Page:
The Minister of the Environment, Mrs Hadiza Ibrahim Mailafiya penultimate week launched Nigeria's sector of the pan-African project of re-forestation in Bachaka, Kebbi State. Known as The Great Green Wall, the project consists of 15 km-wide and 7,775 km long from Dakar, in Senegal, to Djibouti, traversing eleven African countries.
The announcement would be most welcome barring the embarrassing fact that the same programme was first launched in 1984 by the then military government as Nigeria's component of the Great Green Wall project to be a bulwark against desertification.
In 2000, the Olusegun Obasanjo administration did another launching ceremony near Kazaure in Jigawa State. Some civil servants in the Ministry of Environment apparently pulled out a speech from an old file which Mrs Mailafiya read, making it look like a new initiative.
-The Great Green Wall initiative is a pan-African proposal to "green" the continent from west to east in order to battle desertification. It aims at tackling poverty and the degradation of soils in the Sahel-Saharan region, focusing on a strip of land of 15 km wide and 7,775 km long from Dakar in the West to Djibouti in the East, covering some eleven countries. The aim is rehabilitate about 225,000 hectares of degraded land, enhance food security, reduce poverty and generate employment for about half a million people in its first year of implementation.
A National Council on Afforestation and Shelterbelt chaired by the vice president that is supposed to move the initiative forward, with expert input by a standing National Technical Committee chaired by the permanent secretary in the Ministry of Environment.
States in the desert prone belt were expected to set up similar structures for effective implementation of the programme.
Because desertification is a particularly serious problem, it is regrettable that such structures are yet to function in the face of the slow but relentless advance of desertification
Nigeria alone loses 2,168 square kilometres of rangeland and cropland every year to desertification, posing serious threats to the livelihoods of about 40 million people.
The implementation of the Green Wall project is decades been overdue; the rituals of launching the programme by succeeding governments should give way to concrete action to see it through.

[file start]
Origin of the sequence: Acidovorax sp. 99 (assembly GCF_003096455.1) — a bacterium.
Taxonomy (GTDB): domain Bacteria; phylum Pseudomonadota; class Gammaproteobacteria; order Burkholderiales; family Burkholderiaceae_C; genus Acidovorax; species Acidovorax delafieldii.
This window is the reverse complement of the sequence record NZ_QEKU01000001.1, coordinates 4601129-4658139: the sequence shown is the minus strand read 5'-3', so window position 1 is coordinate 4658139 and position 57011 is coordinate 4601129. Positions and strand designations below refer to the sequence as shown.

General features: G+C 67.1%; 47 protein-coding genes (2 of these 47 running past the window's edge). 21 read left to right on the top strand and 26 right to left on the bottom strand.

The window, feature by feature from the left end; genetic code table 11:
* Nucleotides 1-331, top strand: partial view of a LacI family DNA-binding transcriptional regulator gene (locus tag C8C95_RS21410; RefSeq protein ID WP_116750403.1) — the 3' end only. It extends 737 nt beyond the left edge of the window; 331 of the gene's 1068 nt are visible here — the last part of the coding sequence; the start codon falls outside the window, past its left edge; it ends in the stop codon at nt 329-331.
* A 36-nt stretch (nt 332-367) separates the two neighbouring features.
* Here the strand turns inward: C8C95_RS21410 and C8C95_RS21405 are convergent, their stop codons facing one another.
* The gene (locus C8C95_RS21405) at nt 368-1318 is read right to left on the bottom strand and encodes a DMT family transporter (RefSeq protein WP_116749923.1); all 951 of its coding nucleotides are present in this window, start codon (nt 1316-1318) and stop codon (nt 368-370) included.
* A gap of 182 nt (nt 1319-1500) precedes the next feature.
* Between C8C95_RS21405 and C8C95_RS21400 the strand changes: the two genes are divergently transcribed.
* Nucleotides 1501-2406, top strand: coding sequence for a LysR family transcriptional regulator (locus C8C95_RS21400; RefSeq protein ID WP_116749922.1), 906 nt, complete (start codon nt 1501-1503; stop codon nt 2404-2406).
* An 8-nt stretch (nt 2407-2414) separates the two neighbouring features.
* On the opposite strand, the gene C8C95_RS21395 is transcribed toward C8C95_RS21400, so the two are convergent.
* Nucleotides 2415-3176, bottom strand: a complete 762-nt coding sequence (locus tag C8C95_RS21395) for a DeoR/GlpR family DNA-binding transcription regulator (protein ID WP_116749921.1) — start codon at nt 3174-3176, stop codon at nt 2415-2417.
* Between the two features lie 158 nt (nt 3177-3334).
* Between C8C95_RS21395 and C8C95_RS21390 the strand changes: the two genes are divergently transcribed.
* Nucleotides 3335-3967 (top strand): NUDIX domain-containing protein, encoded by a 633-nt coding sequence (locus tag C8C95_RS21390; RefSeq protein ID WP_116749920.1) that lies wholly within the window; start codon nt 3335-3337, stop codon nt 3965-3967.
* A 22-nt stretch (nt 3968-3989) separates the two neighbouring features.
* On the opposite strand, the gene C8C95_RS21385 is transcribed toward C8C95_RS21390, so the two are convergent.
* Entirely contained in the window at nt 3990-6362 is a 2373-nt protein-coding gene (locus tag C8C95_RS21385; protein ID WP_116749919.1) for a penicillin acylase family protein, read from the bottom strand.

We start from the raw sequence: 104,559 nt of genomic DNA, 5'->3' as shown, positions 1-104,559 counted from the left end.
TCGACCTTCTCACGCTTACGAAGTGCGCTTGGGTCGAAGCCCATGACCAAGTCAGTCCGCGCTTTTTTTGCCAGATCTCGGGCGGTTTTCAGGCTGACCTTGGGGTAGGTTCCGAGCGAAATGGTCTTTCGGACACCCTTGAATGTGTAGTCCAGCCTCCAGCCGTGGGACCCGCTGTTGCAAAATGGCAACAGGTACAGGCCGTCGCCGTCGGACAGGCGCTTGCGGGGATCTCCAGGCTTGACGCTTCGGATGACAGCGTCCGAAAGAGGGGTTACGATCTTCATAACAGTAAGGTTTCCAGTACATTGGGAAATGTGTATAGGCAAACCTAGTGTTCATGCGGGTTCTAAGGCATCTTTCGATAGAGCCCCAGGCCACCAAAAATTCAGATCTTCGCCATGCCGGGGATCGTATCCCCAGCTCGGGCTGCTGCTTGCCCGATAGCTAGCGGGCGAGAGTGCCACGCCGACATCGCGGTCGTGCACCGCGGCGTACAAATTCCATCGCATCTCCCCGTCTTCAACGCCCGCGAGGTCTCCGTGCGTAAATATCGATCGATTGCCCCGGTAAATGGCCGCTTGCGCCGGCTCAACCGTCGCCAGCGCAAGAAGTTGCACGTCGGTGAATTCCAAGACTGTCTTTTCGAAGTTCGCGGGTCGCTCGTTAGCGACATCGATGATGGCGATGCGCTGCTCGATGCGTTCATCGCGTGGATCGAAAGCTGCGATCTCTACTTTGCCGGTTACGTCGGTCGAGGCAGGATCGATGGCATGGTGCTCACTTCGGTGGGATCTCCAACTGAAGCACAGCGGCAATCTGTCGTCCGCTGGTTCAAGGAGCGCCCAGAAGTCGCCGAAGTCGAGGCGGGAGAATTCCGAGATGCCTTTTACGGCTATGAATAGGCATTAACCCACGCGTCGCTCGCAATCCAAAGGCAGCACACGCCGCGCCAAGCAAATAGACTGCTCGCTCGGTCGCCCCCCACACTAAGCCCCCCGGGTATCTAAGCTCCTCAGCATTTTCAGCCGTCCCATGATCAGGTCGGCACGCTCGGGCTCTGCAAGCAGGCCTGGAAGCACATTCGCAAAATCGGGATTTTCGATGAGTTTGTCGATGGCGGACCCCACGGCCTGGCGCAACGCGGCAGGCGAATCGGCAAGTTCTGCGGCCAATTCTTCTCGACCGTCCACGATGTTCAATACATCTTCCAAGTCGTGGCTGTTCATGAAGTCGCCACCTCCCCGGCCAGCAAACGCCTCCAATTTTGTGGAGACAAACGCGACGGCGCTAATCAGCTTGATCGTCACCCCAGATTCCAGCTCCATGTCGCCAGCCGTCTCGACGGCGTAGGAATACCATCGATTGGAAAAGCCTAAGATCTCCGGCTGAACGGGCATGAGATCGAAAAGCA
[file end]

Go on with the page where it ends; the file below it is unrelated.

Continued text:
Unless the project is off the ground and sustained, with the current advance of the Sahara Desert, it is not unlikely that in say one hundred or so years hence, vast swaths of the Northern region, and some parts of the middle belt could become desert, devoid of any population and vegetation activity. Indeed, 43.3 per cent of Nigeria's total land mass is prone to desertification, and the frontline states face the greatest hazards.
The notion of ensuring that communities own tree-planting drives should be encouraged and sustained. Religious and other community leaders should be urged to preach messages of tree-planting, as well as their duty to make demands on local and state government officials to provide seedlings of both economic and timber trees. Schools should be provided with seeds to encourage students and pupils to plant and nurture them until they mature
The relevant government agencies should evolve alternatives to communities felling trees for domestic fuel or sale as wood or charcoal. A cooperative effort with the Ministry of Education to demand inventive initiatives from polytechnics and departments of engineering should yield energy-saving cooking devices for households to use gas that is currently lost to flaring, and move away from wood. Nigerians do not want to come back another twelve years later to be invited by the Ministry of Environment to witness yet another 'novel' launch of a tree-planting ritual. When trees are planted, government officials, in collaboration with local communities, should do simple but vital things like protecting the young plants from many hazards, like herbivores.